4 DMZ Best Practices to Shield You From Attackers

In the cloud era, the DMZ has become more important – and more vulnerable – than its original architects ever thought possible. Ten or twenty years ago, back when most endpoints were still on-premise, the DMZ was an afterthought. It was very rare for a user outside the LAN to request access to a service within it, or vice versa, so the DMZ barely had anything in it. Now? Not so much.

Today, you’re either a software company, or you work with a huge number of SaaS vendors. You’re constantly providing access to users outside LAN or requesting access from services in the cloud. As a result, your DMZ is crowded with various applications. Although the DMZ is supposed to serve as a perimeter checkpoint, its function nowadays is more like an advertising billboard for attackers.

Each service you publish to the DMZ is another blip of information telling a potential hacker how many users you have, where you’re keeping your mission-critical data, and if that data includes something an attacker might want to steal. Here are four ways to stop that from happening.

  1. Make the DMZ a True Discontinuity

The idea behind the DMZ is that it must truly be separate from the LAN. As such, you should establish different IP routing and security policies in the DMZ, as opposed to the rest of the network. This makes it that much harder for attackers; they might figure out your DMZ, but they can’t then apply that knowledge to attack your LAN.

  1. Optimize Data Flows

Ideally, services from outside the DMZ will establish direct connections only to the DMZ itself. Services inside the DMZ will connect to the outside world only via proxies. Services inside the DMZ are more secure than those outside of it. Services that are better protected should assume the client role when requesting data from less-protected areas.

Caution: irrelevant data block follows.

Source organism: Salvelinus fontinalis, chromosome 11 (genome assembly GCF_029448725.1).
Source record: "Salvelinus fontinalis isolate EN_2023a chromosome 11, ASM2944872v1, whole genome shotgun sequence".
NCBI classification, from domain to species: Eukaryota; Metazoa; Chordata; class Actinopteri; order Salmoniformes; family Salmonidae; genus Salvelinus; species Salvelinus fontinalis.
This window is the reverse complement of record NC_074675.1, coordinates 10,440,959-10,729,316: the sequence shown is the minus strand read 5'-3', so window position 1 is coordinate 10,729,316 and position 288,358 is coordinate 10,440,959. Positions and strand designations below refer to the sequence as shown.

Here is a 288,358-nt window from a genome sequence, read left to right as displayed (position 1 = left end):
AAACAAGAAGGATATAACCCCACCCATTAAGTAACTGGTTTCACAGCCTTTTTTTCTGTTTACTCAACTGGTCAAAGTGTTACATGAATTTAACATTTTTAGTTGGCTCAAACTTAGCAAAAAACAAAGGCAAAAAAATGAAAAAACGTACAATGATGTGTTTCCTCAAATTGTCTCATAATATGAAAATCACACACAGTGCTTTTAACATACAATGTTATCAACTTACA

1. Use a Two-Firewall Approach

While it’s possible to create a DMZ using just a single firewall with three or more network interfaces, two firewalls create a more secure deterrent. The first firewall represents the outer perimeter, and it directs traffic to the DMZ alone. The internal firewall allows traffic from the DMZ into the internal network. This approach is considered more secure, as it provides two distinct obstacles for an attacker to overcome.

  1. Implement Zero Trust Network Access

Safe-T’s Zero Trust Network Access (ZTNA) solution, Secure Application Access, is changing the way organizations grant secure external access to their services.  Safe-T Secure Application Access offers secure and transparent access for all types of entities (people, applications, and connected devices) to any internal application, service and data.

The solution forces users to authenticate into resources first and then they are granted access by the solution. Configurable policies define the orchestrated authentication steps that each user or group member must perform. Now, back-end services are not visible to unauthenticated users and the probability of suffering a successful attack is minimized. It’s like we always say here at Safe-T: Allow Everything. Trust Nothing.

Safe-T Zero Trust Network Access is based on Safe-T’s Reverse Access patent. The patented approach will make your DMZ even safer. This technology removes the need to open any ports within a firewall, while allowing secure application access between networks (through the firewall).

Reverse Access technology works by allowing to authenticate accessing users before they have access to your mission-critical applications. An attacker with access to your applications over an illegitimate session can perform reconnaissance on your network, attempt, code injection attacks, or even try to move laterally through the network. Without the ability to pose as a legitimate session, however, an attacker’s toolkit becomes much more limited.

A poorly-implemented DMZ draws attackers like moths to a flame, but a DMZ with ZTNA enabled is more like a bug zapper. Want to learn more about how to make this technology yours? Contact Safe-T today!

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*** This is a Security Bloggers Network syndicated blog from Safe-T Blog authored by Eitan Bremler. Read the original post at: